School Education Volume 3 Chapter 14

CHAPTER XIV A MASTER-THOUGHT           A Motto.—Some of my readers will know the Parents’ Union motto, ‘Education is an atmosphere, a discipline, a life,’ especially well in the neat diagrammatic form in which it appears on the covers of our Library books. I am told that we, as a society, are destined to live by our motto. A notable educationalist writes to me, in connection … Continue reading School Education Volume 3 Chapter 14

School Education Volume 3 Chapter 13

CHAPTER XIII SOME UNCONSIDERED ASPECTS OF RELIGIOUS EDUCATION           Authority in Religious Education.—I should like to preface my remarks on Religious Education by saying that there is not the slightest pretence that they are exhaustive. My treatment has for its object the indication of practical lines for religious education, and I very earnestly hope that the reader will find I have left out things I … Continue reading School Education Volume 3 Chapter 13

School Education Volume 3 Chapter 12

CHAPTER XII SOME UNCONSIDERED ASPECTS OF MORAL TRAINING           Three Foundation Principles.—Three principles which underlie the educational thought of the Union,[1] and the furtherance of which some of us have deeply at heart, are:—(a) The recognition of authority as a fundamental principle, as universal and as inevitable in the moral world as is that of gravitation in the physical; (b) the recognition of the physical … Continue reading School Education Volume 3 Chapter 12

School Education Volume 3 Chapter 11

CHAPTER XI SOME UNCONSIDERED ASPECTS OF INTELLECTUAL TRAINING           We are Law-abiding in Matters Physical and Moral.—We all recognise that we are under the reign of law so far as our bodies go. We know that ‘put your finger in the fire and it will be burnt,’ ‘sit in a draught and you will catch cold,’ ‘live a vigorous and temperate life and health will … Continue reading School Education Volume 3 Chapter 11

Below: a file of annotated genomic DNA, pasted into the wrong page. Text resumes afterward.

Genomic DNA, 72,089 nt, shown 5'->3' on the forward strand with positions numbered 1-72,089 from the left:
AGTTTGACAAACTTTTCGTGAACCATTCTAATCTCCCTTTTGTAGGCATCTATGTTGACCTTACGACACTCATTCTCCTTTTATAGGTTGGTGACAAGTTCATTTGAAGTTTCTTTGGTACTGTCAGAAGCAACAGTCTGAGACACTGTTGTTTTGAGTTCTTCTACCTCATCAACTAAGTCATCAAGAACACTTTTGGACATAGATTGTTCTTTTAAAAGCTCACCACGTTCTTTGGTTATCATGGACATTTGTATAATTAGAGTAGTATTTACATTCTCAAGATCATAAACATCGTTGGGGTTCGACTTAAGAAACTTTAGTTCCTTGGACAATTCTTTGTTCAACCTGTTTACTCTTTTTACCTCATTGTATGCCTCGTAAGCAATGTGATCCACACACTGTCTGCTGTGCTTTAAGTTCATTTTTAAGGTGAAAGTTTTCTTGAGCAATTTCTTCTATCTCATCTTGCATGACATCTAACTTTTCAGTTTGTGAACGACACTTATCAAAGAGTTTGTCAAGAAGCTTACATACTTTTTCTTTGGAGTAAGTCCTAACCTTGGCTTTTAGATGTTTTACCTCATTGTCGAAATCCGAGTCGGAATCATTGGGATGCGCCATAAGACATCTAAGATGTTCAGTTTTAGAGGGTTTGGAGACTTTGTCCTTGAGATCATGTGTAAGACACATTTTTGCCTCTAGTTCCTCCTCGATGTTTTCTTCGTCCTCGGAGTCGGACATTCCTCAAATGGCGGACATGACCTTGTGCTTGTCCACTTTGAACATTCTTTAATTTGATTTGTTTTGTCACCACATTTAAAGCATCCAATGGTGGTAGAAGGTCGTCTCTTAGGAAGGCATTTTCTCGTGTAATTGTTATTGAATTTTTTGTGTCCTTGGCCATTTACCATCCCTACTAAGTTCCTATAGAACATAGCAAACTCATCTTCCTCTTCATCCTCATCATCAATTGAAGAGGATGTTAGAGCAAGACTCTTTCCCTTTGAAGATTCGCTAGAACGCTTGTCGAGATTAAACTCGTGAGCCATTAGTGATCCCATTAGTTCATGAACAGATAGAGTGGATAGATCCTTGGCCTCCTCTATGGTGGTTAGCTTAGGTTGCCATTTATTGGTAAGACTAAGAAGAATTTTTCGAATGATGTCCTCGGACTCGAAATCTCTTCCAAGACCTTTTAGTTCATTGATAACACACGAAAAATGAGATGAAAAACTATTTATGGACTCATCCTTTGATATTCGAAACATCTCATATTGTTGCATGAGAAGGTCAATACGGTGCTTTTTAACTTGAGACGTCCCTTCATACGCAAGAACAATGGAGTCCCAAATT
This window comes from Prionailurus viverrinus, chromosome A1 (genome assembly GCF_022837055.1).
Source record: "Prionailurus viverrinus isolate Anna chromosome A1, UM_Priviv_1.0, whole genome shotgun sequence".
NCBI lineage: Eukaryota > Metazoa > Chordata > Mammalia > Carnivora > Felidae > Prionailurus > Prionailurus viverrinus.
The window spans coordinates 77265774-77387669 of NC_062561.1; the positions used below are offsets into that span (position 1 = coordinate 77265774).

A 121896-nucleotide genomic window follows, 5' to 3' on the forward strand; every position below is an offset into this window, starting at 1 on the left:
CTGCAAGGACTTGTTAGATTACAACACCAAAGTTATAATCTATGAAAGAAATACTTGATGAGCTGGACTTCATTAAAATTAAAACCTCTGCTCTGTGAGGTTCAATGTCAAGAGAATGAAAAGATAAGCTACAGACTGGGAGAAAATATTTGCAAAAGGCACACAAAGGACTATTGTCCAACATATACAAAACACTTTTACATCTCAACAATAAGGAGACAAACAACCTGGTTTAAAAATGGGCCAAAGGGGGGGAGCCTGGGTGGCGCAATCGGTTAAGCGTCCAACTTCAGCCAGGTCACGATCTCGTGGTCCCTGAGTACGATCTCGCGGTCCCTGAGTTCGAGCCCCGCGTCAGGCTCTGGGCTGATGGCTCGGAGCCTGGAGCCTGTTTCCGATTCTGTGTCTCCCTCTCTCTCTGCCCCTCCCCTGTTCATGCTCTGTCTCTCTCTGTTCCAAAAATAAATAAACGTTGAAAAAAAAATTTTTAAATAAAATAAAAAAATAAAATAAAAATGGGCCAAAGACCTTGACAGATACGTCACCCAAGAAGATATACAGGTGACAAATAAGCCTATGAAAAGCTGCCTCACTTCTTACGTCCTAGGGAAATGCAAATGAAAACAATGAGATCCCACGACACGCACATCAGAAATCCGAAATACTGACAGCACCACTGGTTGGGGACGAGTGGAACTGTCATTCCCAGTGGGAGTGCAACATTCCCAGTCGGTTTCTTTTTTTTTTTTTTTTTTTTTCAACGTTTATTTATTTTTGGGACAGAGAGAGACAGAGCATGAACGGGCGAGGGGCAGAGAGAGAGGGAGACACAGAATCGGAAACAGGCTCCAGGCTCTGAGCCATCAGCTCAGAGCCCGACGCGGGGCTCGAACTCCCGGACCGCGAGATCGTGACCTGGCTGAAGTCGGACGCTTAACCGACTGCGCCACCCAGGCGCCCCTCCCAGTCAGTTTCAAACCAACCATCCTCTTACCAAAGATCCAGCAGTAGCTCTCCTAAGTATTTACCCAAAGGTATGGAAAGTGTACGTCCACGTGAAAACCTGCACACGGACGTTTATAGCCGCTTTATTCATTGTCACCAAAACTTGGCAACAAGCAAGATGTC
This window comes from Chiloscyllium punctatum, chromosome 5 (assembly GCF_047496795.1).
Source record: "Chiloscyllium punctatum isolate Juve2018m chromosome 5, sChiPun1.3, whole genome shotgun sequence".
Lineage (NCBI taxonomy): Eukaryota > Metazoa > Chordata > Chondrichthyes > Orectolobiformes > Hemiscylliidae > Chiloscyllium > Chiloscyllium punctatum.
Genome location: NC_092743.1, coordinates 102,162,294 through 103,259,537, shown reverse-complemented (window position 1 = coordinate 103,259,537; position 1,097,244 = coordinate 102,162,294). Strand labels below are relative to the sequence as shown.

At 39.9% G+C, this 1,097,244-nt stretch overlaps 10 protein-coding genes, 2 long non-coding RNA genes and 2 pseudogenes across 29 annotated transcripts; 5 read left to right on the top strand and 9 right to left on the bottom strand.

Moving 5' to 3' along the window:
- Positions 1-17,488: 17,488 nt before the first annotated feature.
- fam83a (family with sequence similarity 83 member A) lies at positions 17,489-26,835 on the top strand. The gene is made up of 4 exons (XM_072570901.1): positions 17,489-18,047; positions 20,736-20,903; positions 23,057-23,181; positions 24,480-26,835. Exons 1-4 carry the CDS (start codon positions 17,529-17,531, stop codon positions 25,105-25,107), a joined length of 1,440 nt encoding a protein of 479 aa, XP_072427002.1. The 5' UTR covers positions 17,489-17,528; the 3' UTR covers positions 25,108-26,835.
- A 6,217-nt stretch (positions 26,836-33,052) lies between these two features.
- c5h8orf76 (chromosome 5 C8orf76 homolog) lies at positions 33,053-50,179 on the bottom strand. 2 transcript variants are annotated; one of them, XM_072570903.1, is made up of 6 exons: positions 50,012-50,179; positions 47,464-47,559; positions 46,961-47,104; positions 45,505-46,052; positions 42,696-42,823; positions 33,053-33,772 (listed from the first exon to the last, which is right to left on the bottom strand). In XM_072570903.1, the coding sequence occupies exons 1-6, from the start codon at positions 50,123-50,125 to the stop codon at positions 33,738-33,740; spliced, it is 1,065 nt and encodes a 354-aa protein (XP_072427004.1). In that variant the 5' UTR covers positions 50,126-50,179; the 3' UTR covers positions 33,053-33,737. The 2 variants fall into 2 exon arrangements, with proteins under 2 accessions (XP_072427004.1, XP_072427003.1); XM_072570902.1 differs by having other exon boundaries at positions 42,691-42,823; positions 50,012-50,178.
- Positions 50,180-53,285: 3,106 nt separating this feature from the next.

School Education Volume 3 Chapter 10

CHAPTER X SOME UNCONSIDERED ASPECTS OF PHYSICAL TRAINING PERHAPS never since the days of the Olympian games has more attention been paid to physical culture than it receives in England to-day. But possibly this physical cult suffers from the want of unity and sanctity of purpose which nullifies to a considerable extent most of our educational efforts.           Does our Physical Culture make Heroes?—We want … Continue reading School Education Volume 3 Chapter 10

School Education Volume 3 Chapter 9

CHAPTER IX A GREAT EDUCATIONALIST (A REVIEW)           We look to Germany for Educational Reform.—We in England require, every now and then, to pull ourselves together, and to ask what they are doing on the Continent in the way of education. We still hark back to the older German educational reformers. We may not know much of Comenius, Basedow, Ratich; we do know something of … Continue reading School Education Volume 3 Chapter 9

School Education Volume 3 Chapter 8

CHAPTER VIII CERTAIN RELATIONS PROPER TO A CHILD           GEOLOGY, mineralogy, physical geography, botany, natural history, biology, astronomy—the whole circle of the sciences is, as it were, set with gates ajar in order that a child may go forth furnished, not with scientific knowledge, but with, what Huxley calls, common information, so that he may feel for objects on the earth and in the heavens … Continue reading School Education Volume 3 Chapter 8

School Education Volume 3 Chapter 7

CHAPTER VII AN ADEQUATE THEORY OF EDUCATION           A Human Being.—I have laid before the reader, as a working hypothesis,—that man is homogeneous, a spiritual being invested with a body—capable of responding to spiritual impulses, the organ by which he expresses himself, the vehicle by which he receives impressions, and the medium by which he establishes relations with what we call the material world;—that will, … Continue reading School Education Volume 3 Chapter 7

School Education Volume 3 Chapter 6

VI SOME EDUCATIONAL THEORIES EXAMINED             Theories of Pestalozzi and Froebel.—It  is refreshing to turn to that school of German educational thought which has produced the two great apostles, Pestalozzi and Froebel. What we may call the enthusiasm of childhood, joyous teaching, loving and lovable teachers and happy school hours for the little people, are among the general gains from this source. To look … Continue reading School Education Volume 3 Chapter 6